Aside from all of this, Martin works fairly well as a straight-up horror movie. Because the attacks rarely go as smoothly as Martin plans, they're prolonged and all the more shocking as his victims fight back. While it's easy to feel sympathy for poor, confused Martin, there's no doubt that he is a monster. Whether he's of the mythical or the mundane variety, though, that's for you to decide.

VHS Week Day 14: MARTIN (1977)


George A. Romero: he's more than just zombies. I know that you know that, you're savvy and learned. I'm simply pointing it out to the total horror noobs who only know Romero from his three (AND ONLY THREE) (okay, maybe Land of the Dead is kind of fun to watch once, but THAT'S IT) great zombie films: Night of the Living Dead, Dawn of the Dead, and Brunch Day of the Dead. Though the films are often overlooked, Romero has explored horror in ways far removed from those undead shuffling people-eaters. One such film is 1977's Martin.

Set amidst the depressed, crumbling landscape of fading steel town Braddock, PA, Martin tells the tale of...well, of Martin (John Amplas), who believes himself to be a vampire. His elderly cousin Cuda also believes that Martin is a vampire. It's been a family curse for generations, and while Cuda allows Martin to live with him, he also makes the young man a promise: "First I will save your soul...then I will destroy you." But is Martin actually a vampire? Or is he simply a kookadook?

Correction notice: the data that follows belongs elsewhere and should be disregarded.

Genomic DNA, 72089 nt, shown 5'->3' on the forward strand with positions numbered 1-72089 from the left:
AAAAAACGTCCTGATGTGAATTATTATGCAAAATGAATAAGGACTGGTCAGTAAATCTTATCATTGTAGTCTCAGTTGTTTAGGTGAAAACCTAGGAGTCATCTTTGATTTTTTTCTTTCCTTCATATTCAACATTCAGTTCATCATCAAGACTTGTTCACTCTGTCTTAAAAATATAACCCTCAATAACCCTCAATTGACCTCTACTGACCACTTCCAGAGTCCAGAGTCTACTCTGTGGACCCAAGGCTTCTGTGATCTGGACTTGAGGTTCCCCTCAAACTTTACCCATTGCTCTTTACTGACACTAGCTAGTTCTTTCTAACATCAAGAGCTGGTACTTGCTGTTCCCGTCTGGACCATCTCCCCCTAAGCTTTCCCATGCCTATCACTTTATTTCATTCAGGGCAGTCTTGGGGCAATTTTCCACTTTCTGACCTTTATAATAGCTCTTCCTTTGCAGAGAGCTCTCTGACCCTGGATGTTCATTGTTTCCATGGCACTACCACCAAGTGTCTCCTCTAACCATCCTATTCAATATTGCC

Romero isn't interested in definitive answers as much as he is in deconstructing the vampire genre and deromanticizing the myths. Regardless of Martin's true nature, he's no gothic-flavored bloodsucker from a Hammer production; nor is he a terrifying, otherworldly creature à la Salem's Lot's Mr. Barlow. Garlic, crosses, and sunlight give Martin no pause. He's incapable of mesmerizing victims into submission, so he relies on drug injections to do it for him. He has no fangs, so he wields a razor blade. Martin's reality is completely unlike the bodice-rippers and monsters we're accustomed to calling "vampire."

Martin is rife with the same types of simple metaphors and symbolism that Romero incorporates into many of his films. It's an examination of sexual repression and insecurity as well as a swipe at religion, particularly the ways in which staunch religious beliefs can twist a person or a family. The "family curse"–what Cuda claims is the curse of Nosferatu–can be seen as any kind of "otherness" or perhaps it's merely hereditary mental illness.